When I was at college, much of the discussion about careers was whether you wanted to go for the ‘ks’ or the ‘k’ – a job that paid a lot of money, or a job where you would reap the rewards of public service. Fred Goodwin chose a path that gave him both sorts of k. While he has famously hung on to quite a lot of money, last week he rather publicly lost his Honour.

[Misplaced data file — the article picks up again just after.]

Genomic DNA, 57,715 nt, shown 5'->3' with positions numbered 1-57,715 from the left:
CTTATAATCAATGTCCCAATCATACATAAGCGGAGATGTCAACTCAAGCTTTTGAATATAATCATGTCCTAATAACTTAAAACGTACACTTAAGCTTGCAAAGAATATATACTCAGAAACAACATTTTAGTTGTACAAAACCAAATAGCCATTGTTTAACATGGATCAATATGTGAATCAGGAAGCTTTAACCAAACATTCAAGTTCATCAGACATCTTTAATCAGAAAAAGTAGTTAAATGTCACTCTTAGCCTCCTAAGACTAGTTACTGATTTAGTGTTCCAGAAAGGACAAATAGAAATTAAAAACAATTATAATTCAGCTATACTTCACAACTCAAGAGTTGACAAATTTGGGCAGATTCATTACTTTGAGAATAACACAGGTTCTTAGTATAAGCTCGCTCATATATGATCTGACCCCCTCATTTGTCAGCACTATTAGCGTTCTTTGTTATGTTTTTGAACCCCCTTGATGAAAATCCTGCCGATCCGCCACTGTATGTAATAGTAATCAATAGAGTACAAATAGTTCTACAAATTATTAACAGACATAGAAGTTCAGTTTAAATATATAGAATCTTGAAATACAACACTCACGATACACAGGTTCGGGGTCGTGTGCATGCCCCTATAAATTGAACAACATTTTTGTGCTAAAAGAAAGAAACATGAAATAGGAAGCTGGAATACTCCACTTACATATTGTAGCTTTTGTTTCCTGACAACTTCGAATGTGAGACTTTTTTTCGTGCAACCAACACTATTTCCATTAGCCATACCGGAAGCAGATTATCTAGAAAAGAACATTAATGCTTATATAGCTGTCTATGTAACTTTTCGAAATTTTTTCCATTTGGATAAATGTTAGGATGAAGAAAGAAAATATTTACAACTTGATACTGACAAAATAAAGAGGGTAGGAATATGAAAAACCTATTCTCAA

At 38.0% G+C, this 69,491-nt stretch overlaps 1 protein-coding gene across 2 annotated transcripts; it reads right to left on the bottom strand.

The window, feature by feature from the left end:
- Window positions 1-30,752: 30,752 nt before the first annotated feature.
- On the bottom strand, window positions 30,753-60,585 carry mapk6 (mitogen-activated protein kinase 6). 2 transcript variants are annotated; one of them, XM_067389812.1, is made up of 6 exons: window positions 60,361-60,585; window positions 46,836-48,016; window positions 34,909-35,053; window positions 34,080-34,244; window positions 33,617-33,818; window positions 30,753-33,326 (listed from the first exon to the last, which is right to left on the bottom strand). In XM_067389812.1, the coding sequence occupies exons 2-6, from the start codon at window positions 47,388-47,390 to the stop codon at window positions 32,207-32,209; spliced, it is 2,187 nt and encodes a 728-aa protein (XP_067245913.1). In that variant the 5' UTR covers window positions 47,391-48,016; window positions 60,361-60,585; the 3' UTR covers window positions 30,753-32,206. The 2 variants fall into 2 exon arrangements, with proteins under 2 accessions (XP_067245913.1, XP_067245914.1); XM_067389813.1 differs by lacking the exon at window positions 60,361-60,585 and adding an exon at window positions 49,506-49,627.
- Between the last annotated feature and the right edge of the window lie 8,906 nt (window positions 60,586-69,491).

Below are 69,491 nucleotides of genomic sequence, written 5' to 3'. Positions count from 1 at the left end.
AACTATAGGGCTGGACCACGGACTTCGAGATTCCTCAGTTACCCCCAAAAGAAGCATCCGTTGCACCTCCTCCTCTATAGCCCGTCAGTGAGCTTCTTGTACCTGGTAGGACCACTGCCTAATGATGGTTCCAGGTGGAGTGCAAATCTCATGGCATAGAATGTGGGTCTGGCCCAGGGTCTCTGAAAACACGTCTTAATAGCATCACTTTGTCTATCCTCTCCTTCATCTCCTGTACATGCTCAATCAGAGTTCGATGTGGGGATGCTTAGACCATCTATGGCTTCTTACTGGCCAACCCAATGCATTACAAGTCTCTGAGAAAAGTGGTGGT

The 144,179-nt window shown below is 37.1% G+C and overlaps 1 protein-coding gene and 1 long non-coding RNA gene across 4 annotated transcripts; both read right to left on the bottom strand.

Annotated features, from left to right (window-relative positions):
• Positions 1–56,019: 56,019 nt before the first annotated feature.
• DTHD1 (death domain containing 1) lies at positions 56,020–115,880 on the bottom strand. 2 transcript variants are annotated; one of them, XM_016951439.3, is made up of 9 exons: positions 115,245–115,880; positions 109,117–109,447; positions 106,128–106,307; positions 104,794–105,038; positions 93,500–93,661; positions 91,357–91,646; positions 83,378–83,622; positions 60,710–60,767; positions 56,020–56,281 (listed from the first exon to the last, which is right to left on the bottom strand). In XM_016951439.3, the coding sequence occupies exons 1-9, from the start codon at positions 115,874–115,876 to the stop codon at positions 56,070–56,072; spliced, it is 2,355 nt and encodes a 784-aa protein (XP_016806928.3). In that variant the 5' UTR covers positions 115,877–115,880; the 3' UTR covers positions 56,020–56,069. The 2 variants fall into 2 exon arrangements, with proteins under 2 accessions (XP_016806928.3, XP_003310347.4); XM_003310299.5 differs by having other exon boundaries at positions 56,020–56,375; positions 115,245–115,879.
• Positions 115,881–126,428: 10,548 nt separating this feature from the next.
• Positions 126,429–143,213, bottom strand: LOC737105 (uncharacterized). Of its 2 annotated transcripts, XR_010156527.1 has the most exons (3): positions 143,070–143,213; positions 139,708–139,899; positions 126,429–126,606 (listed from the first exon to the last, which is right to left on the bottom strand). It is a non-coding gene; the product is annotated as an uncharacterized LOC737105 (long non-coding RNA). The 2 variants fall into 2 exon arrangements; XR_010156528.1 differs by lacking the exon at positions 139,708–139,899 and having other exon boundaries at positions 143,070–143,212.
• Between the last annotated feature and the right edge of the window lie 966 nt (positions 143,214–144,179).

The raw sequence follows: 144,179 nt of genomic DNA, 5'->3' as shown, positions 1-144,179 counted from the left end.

The media are divided. Is this a triumph of justice, or a vindictive personal attack? Will it teach bankers a lesson, or will it scare off foreign investors and impoverish the UK? I would argue that this was the right thing to do. Honours are not supposed to be like bonuses, which have become so sticky that an executive now seems to be able to claim one by right whether or not performance improves. They are supposed to be a special recognition, a national thank-you for a contribution above and beyond the call of duty. Now, every Honours list inspires headlines about probity, particularly when party donors appear on it. But for an Honour to mean anything, there has also to be dis-Honour. Whether or not Fred Goodwin deserved his honour in the first place, his judgement as Chief Executive brought his bank so low that the nation had to step in and bail it out. What once looked like genius, time has shown to be hubris. To protect the integrity of the Honours system, perhaps more honours should be taken away when hindsight shows that the original award was misplaced. And will this and the Hester bonus story ruin the UK’s reputation for business? Shame on the commentators for saying bankers – and senior managers in general – are only motivated by money. Even without the likes of Paul Sykes saying publicly that his millions are worth nothing without his happiness, data from the most recent Ashridge Management Index shows that job motivation is largely the same across the private and the public sectors, and is much more about challenge, autonomy, impact, respect and learning than about material reward. While a high basic salary enters the list at number 7 for the private sector, incentive schemes and performance-related pay trail at number 13. Of course financial reward is an index for value, but so is public recognition. It was not the government who made it difficult for Hester to accept his bonus, it was public opinion. And it was this public opinion that tried Fred Goodwin and found him wanting. They are our honours and it is right that we withdrew this one.